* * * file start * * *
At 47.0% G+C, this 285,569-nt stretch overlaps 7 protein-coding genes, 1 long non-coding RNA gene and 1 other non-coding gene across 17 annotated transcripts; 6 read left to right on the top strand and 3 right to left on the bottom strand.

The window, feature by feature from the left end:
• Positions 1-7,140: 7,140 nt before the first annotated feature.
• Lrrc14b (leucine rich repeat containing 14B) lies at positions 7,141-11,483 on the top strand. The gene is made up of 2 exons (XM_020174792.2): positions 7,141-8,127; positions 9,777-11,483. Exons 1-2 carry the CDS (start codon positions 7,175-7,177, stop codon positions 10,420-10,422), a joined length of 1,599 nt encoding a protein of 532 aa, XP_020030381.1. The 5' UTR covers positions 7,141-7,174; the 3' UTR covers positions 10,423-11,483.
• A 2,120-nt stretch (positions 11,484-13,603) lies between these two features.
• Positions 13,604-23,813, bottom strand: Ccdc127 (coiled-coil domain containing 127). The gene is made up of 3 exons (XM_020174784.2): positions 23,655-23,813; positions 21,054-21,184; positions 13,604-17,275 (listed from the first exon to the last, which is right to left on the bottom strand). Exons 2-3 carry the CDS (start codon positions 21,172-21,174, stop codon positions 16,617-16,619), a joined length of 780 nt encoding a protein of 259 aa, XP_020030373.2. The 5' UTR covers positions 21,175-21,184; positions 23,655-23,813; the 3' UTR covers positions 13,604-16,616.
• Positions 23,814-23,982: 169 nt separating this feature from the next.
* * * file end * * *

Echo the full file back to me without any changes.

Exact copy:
At 47.0% G+C, this 285,569-nt stretch overlaps 7 protein-coding genes, 1 long non-coding RNA gene and 1 other non-coding gene across 17 annotated transcripts; 6 read left to right on the top strand and 3 right to left on the bottom strand.

The window, feature by feature from the left end:
• Positions 1-7,140: 7,140 nt before the first annotated feature.
• Lrrc14b (leucine rich repeat containing 14B) lies at positions 7,141-11,483 on the top strand. The gene is made up of 2 exons (XM_020174792.2): positions 7,141-8,127; positions 9,777-11,483. Exons 1-2 carry the CDS (start codon positions 7,175-7,177, stop codon positions 10,420-10,422), a joined length of 1,599 nt encoding a protein of 532 aa, XP_020030381.1. The 5' UTR covers positions 7,141-7,174; the 3' UTR covers positions 10,423-11,483.
• A 2,120-nt stretch (positions 11,484-13,603) lies between these two features.
• Positions 13,604-23,813, bottom strand: Ccdc127 (coiled-coil domain containing 127). The gene is made up of 3 exons (XM_020174784.2): positions 23,655-23,813; positions 21,054-21,184; positions 13,604-17,275 (listed from the first exon to the last, which is right to left on the bottom strand). Exons 2-3 carry the CDS (start codon positions 21,172-21,174, stop codon positions 16,617-16,619), a joined length of 780 nt encoding a protein of 259 aa, XP_020030373.2. The 5' UTR covers positions 21,175-21,184; positions 23,655-23,813; the 3' UTR covers positions 13,604-16,616.
• Positions 23,814-23,982: 169 nt separating this feature from the next.